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These AI-Generated Pokemon Are Better Than The Real Thing

When dedicated Pokemon trainers have already caught them all, what's there left to do? Some new pocket monsters made their debut after an AI program took a look at the existing Pokedex and created its own creatures.

AI programs are powerful things. They can be programmed to create art or generate images based on words. The AI StyleCLIP imagined what famous video game characters would look like in real life, with sometimes horrifying results. NVIDIA's GameGAN created a "Grand Theft Auto" world that, while fuzzy and vague, did a good job of mimicking the actual game. AI programs that build on preexisting knowledge aren't going to take over the world any time soon, but they could change how video games adapt to players.

Max Woolf, a data analyst for Buzzfeed, set up an AI program to look at approximately 900 Pokemon in order to learn how to create its own. "This isn't a joke," Woolf tweeted. "That's how I actually made these." The creatures definitely look like they could be Pokemon, but something seems just a little off about each of them. Poke-fans were understandably entranced by the new designs, naming some of them and choosing favorites amongst the bunch.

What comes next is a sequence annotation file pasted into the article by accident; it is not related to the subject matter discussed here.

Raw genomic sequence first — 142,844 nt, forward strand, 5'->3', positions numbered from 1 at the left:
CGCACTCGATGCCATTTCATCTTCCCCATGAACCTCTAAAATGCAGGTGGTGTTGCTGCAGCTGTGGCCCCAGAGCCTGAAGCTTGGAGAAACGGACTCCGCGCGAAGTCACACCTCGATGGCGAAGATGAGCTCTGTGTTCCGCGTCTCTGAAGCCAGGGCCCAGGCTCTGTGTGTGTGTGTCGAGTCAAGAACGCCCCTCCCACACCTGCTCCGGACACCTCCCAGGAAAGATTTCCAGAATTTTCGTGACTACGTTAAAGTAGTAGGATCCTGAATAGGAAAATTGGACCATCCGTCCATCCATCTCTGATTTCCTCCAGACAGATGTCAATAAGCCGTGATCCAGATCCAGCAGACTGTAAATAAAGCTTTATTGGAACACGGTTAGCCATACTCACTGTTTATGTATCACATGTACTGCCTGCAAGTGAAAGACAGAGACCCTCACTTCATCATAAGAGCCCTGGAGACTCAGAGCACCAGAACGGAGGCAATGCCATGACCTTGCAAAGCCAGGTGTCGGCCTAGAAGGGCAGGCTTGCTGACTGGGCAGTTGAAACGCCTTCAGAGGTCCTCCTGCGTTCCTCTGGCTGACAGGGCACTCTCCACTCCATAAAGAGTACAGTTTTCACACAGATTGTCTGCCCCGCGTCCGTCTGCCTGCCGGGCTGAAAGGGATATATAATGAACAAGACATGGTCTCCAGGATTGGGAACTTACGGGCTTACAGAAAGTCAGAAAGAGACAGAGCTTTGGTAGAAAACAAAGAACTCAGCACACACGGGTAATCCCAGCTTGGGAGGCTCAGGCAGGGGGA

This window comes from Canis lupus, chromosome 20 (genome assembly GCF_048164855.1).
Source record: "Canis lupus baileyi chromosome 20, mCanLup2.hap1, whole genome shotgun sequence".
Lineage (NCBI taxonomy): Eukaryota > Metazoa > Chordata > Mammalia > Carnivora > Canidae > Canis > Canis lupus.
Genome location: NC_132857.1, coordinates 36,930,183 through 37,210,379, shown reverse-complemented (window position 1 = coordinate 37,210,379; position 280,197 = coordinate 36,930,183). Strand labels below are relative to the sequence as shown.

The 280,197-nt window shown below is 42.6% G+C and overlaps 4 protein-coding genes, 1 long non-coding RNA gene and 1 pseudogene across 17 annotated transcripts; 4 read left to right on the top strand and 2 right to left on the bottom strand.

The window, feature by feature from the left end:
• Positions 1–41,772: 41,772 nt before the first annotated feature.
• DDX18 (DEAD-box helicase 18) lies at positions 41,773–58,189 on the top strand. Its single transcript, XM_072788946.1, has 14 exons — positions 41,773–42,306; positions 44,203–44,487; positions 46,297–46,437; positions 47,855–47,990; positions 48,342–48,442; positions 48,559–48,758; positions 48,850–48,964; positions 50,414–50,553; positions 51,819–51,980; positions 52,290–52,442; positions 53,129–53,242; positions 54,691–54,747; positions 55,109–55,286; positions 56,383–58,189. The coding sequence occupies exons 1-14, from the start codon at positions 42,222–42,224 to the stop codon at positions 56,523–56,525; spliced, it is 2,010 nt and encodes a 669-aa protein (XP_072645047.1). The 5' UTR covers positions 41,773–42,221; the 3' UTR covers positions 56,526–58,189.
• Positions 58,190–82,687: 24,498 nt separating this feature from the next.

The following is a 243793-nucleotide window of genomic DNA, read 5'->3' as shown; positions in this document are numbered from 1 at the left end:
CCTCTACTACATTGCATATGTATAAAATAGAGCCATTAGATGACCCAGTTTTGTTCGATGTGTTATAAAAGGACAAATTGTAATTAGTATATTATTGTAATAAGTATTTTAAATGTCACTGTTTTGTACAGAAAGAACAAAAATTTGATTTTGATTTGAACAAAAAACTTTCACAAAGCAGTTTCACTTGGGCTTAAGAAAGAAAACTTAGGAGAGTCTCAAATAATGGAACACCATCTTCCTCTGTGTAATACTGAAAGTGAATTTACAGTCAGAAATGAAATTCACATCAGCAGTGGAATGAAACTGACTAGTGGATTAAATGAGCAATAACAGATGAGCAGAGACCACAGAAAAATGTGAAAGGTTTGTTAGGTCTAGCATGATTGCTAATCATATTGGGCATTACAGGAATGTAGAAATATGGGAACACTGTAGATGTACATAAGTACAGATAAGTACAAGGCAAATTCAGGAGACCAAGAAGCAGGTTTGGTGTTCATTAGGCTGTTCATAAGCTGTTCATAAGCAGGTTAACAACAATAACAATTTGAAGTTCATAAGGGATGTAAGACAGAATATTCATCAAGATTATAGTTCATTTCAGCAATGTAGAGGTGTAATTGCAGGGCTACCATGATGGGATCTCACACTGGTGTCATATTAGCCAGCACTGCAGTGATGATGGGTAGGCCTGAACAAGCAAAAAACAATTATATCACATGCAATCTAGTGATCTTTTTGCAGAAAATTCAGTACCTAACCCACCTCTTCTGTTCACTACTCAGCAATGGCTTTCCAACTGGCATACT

Gotta name 'em all

Woolf's creatures caused a stir online, with many gamers picking out the best designs and speculating about what kind of lore those pocket monsters might have. For example, one Twitter user fell in love with a "nightmarish Wigglytuff" with haunting red eyes and a sunken expression. Another commenter dubbed the horror-show Ferius, a dark type Pokemon that is "the embodiment and omen of nightmares."

Other creatures received less creepy backstories. For example, one user asked for potential lore on a Pokemon that was clearly legendary. Another commenter declared the beast Virest, "the protection Pokemon," saying that "some believe that this Pokemon planted the seeds that became the first forest in the world, and to this day it protects against deforestation." The AI-generated Pokemon designs brought gamers together to discuss and daydream about new creatures, while also enjoying some silliness along the way.

Woolf specified that he used "a fine-tuned ruDALL-E on the official Pokemon images," but noted that the AI isn't intuitive or simple to use. Otherwise, he said, he'd create a version users could play around with themselves. For now, fans won't be able to catch them all, but Woolf's creations do provide a look at how the Pokemon of the future may look.